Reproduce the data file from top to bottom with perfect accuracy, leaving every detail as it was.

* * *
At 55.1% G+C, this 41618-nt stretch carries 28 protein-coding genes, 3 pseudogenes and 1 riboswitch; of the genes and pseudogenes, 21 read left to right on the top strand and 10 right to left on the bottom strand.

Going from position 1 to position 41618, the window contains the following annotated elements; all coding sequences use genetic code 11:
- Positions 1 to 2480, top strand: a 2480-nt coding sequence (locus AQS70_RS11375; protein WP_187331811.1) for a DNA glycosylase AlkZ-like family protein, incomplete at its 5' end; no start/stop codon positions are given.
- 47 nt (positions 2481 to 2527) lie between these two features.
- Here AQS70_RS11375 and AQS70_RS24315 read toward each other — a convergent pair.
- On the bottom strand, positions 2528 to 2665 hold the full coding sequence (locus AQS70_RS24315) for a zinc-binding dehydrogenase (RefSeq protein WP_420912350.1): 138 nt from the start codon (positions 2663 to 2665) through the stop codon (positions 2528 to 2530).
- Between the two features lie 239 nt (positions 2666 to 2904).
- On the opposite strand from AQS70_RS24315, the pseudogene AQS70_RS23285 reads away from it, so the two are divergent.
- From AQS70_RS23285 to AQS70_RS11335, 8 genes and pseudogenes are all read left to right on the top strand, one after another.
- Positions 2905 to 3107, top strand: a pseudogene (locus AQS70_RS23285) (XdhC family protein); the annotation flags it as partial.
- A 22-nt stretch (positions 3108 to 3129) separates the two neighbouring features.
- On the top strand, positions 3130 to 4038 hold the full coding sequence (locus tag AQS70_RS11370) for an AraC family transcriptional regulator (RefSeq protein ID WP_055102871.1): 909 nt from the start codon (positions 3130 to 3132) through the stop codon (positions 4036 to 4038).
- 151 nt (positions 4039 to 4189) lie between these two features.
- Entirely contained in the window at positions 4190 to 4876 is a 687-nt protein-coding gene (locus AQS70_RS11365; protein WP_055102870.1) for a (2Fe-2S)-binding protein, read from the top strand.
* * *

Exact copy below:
At 55.1% G+C, this 41618-nt stretch carries 28 protein-coding genes, 3 pseudogenes and 1 riboswitch; of the genes and pseudogenes, 21 read left to right on the top strand and 10 right to left on the bottom strand.

Going from position 1 to position 41618, the window contains the following annotated elements; all coding sequences use genetic code 11:
- Positions 1 to 2480, top strand: a 2480-nt coding sequence (locus AQS70_RS11375; protein WP_187331811.1) for a DNA glycosylase AlkZ-like family protein, incomplete at its 5' end; no start/stop codon positions are given.
- 47 nt (positions 2481 to 2527) lie between these two features.
- Here AQS70_RS11375 and AQS70_RS24315 read toward each other — a convergent pair.
- On the bottom strand, positions 2528 to 2665 hold the full coding sequence (locus AQS70_RS24315) for a zinc-binding dehydrogenase (RefSeq protein WP_420912350.1): 138 nt from the start codon (positions 2663 to 2665) through the stop codon (positions 2528 to 2530).
- Between the two features lie 239 nt (positions 2666 to 2904).
- On the opposite strand from AQS70_RS24315, the pseudogene AQS70_RS23285 reads away from it, so the two are divergent.
- From AQS70_RS23285 to AQS70_RS11335, 8 genes and pseudogenes are all read left to right on the top strand, one after another.
- Positions 2905 to 3107, top strand: a pseudogene (locus AQS70_RS23285) (XdhC family protein); the annotation flags it as partial.
- A 22-nt stretch (positions 3108 to 3129) separates the two neighbouring features.
- On the top strand, positions 3130 to 4038 hold the full coding sequence (locus tag AQS70_RS11370) for an AraC family transcriptional regulator (RefSeq protein ID WP_055102871.1): 909 nt from the start codon (positions 3130 to 3132) through the stop codon (positions 4036 to 4038).
- 151 nt (positions 4039 to 4189) lie between these two features.
- Entirely contained in the window at positions 4190 to 4876 is a 687-nt protein-coding gene (locus AQS70_RS11365; protein WP_055102870.1) for a (2Fe-2S)-binding protein, read from the top strand.